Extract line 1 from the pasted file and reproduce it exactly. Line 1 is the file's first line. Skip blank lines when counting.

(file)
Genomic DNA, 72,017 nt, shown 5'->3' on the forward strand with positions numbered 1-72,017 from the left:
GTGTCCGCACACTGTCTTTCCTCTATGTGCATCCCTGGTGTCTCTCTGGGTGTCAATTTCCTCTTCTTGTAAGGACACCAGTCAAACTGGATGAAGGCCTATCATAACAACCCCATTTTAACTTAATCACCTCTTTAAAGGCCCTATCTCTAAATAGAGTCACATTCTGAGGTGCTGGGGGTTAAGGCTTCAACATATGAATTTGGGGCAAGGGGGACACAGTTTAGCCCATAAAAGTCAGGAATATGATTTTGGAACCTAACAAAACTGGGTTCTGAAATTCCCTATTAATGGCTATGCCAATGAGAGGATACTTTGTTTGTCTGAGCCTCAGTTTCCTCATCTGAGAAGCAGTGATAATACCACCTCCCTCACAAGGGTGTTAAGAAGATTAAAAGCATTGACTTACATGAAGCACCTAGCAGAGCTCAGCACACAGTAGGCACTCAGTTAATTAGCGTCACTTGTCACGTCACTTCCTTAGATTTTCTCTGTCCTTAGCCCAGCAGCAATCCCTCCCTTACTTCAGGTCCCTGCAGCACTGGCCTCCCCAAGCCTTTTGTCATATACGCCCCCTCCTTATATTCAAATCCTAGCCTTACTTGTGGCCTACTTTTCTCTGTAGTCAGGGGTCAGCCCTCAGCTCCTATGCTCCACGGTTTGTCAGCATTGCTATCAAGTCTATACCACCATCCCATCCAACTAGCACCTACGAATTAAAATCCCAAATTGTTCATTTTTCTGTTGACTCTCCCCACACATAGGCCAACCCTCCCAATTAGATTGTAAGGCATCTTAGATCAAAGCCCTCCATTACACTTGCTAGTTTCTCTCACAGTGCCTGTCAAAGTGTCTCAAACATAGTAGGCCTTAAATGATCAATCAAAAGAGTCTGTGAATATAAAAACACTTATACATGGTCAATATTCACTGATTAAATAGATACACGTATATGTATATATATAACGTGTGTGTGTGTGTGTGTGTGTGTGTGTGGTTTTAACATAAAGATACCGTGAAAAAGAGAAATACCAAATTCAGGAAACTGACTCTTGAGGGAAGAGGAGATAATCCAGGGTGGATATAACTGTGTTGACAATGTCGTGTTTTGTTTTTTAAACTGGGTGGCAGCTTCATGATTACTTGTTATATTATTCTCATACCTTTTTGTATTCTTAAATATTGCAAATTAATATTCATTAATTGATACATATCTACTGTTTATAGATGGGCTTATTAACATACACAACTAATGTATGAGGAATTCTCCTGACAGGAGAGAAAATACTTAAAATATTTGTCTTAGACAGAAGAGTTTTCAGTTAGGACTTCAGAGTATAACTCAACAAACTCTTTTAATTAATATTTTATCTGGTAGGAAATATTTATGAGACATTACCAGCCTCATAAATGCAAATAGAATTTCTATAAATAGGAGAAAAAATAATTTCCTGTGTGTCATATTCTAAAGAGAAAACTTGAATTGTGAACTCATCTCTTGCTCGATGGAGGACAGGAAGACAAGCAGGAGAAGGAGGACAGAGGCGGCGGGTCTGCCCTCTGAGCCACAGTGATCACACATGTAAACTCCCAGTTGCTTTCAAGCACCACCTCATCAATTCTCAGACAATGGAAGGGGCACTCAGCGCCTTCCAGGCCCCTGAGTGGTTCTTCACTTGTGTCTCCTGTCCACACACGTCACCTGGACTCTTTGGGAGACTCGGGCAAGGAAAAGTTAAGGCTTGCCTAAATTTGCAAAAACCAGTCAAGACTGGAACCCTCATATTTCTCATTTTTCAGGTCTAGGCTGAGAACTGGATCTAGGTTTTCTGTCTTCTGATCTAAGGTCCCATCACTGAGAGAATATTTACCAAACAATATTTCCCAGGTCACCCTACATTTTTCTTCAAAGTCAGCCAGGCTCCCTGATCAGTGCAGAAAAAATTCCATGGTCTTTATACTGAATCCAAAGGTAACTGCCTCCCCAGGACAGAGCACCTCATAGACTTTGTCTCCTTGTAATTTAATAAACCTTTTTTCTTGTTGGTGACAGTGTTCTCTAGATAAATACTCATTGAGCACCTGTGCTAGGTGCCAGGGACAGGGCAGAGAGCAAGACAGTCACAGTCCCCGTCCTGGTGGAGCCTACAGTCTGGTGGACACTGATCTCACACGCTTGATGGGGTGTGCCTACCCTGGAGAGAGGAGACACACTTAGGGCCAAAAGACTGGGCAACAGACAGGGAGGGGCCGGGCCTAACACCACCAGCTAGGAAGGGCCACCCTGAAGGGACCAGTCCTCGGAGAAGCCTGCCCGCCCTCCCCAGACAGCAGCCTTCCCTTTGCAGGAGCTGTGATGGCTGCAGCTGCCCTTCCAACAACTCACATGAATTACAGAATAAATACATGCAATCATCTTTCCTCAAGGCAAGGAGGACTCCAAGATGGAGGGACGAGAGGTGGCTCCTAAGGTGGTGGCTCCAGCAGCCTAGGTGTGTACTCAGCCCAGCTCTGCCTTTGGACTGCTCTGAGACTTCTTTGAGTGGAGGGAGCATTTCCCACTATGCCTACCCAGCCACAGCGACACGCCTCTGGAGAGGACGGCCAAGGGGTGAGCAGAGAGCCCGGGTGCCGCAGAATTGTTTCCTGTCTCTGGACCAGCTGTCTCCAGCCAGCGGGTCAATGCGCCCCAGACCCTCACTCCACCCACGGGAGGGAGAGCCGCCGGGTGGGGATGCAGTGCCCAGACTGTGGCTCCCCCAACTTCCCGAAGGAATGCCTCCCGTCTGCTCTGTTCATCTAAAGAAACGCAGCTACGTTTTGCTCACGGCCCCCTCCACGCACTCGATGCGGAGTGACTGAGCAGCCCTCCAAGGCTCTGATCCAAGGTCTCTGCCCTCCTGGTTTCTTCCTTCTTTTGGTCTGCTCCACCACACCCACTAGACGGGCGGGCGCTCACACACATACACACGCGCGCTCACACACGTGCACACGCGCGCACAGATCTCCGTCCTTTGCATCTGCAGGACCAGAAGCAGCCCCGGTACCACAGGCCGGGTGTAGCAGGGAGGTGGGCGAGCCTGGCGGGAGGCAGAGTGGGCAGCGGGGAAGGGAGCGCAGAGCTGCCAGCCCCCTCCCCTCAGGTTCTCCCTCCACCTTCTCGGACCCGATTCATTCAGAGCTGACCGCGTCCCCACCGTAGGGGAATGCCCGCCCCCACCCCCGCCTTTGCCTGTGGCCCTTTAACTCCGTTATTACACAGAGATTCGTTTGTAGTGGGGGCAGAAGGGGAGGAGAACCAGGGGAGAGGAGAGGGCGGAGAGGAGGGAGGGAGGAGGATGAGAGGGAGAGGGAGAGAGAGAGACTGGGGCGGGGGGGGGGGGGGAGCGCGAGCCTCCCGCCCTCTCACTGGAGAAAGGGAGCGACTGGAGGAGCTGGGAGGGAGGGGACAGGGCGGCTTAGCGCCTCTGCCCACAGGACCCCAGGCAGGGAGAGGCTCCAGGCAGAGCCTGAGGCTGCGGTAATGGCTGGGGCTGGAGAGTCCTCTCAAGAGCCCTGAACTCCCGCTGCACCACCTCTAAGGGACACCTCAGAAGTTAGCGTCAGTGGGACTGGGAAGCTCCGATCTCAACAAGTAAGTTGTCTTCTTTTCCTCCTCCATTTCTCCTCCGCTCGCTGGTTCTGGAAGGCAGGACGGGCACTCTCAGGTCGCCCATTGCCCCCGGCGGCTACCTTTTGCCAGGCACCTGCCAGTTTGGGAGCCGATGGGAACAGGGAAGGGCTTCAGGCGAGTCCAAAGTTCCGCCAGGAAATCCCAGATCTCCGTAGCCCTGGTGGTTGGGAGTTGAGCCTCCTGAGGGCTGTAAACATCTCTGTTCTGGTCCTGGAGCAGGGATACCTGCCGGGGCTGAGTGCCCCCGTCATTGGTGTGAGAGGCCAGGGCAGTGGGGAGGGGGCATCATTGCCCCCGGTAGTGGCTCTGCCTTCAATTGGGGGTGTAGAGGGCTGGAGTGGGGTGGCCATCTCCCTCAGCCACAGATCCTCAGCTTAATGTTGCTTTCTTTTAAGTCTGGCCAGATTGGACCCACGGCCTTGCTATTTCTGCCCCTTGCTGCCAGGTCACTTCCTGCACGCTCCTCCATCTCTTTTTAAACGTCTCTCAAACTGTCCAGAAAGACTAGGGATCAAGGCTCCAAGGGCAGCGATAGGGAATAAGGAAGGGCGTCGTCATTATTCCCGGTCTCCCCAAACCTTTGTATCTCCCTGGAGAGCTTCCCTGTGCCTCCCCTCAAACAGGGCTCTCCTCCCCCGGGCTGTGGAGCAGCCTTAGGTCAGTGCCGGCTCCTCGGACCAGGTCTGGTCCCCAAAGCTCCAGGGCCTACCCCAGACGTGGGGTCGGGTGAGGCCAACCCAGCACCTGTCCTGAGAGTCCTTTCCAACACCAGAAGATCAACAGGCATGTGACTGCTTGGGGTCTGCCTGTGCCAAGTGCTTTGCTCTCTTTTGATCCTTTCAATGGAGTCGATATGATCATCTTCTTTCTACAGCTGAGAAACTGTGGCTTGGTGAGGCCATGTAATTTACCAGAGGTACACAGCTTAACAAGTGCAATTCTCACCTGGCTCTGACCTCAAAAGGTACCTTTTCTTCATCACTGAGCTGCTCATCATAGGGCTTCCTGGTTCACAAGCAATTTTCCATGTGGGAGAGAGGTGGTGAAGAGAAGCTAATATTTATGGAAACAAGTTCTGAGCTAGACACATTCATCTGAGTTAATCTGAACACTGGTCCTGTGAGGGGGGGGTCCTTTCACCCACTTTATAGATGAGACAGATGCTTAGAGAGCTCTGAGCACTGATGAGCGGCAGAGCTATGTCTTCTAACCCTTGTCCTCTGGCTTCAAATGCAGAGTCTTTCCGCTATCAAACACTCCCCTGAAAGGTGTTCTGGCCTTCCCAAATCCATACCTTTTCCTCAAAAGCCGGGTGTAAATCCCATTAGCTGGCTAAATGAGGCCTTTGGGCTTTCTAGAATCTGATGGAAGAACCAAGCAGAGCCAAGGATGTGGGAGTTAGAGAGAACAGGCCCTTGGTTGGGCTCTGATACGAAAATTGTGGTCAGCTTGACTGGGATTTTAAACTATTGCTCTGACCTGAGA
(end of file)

Genomic DNA, 72,017 nt, shown 5'->3' on the forward strand with positions numbered 1-72,017 from the left: